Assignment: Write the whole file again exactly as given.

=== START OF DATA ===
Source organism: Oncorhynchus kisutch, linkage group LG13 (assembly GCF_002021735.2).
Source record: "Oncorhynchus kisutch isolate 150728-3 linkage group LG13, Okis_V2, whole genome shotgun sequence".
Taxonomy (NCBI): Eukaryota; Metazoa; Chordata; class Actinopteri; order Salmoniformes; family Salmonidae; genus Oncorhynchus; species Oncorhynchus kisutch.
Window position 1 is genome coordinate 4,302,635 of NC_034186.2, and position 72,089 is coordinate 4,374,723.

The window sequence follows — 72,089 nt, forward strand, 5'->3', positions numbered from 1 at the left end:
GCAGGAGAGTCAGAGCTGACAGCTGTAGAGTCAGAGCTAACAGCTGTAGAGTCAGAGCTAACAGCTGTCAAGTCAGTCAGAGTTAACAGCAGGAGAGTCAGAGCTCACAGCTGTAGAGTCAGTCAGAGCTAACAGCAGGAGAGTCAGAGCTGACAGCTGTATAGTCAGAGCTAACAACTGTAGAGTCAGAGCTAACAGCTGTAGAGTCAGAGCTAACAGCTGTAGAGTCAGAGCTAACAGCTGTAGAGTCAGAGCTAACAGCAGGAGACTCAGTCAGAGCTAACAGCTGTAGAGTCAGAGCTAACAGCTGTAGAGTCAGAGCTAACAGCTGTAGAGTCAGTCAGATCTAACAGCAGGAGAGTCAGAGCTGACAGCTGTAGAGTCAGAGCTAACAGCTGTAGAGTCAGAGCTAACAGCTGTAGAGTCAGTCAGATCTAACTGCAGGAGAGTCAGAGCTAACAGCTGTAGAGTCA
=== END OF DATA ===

Source organism: Oncorhynchus kisutch, linkage group LG13 (assembly GCF_002021735.2).
Source record: "Oncorhynchus kisutch isolate 150728-3 linkage group LG13, Okis_V2, whole genome shotgun sequence".
Taxonomy (NCBI): Eukaryota; Metazoa; Chordata; class Actinopteri; order Salmoniformes; family Salmonidae; genus Oncorhynchus; species Oncorhynchus kisutch.
Window position 1 is genome coordinate 4,302,635 of NC_034186.2, and position 72,089 is coordinate 4,374,723.

The window sequence follows — 72,089 nt, forward strand, 5'->3', positions numbered from 1 at the left end:
GCAGGAGAGTCAGAGCTGACAGCTGTAGAGTCAGAGCTAACAGCTGTAGAGTCAGAGCTAACAGCTGTCAAGTCAGTCAGAGTTAACAGCAGGAGAGTCAGAGCTCACAGCTGTAGAGTCAGTCAGAGCTAACAGCAGGAGAGTCAGAGCTGACAGCTGTATAGTCAGAGCTAACAACTGTAGAGTCAGAGCTAACAGCTGTAGAGTCAGAGCTAACAGCTGTAGAGTCAGAGCTAACAGCTGTAGAGTCAGAGCTAACAGCAGGAGACTCAGTCAGAGCTAACAGCTGTAGAGTCAGAGCTAACAGCTGTAGAGTCAGAGCTAACAGCTGTAGAGTCAGTCAGATCTAACAGCAGGAGAGTCAGAGCTGACAGCTGTAGAGTCAGAGCTAACAGCTGTAGAGTCAGAGCTAACAGCTGTAGAGTCAGTCAGATCTAACTGCAGGAGAGTCAGAGCTAACAGCTGTAGAGTCA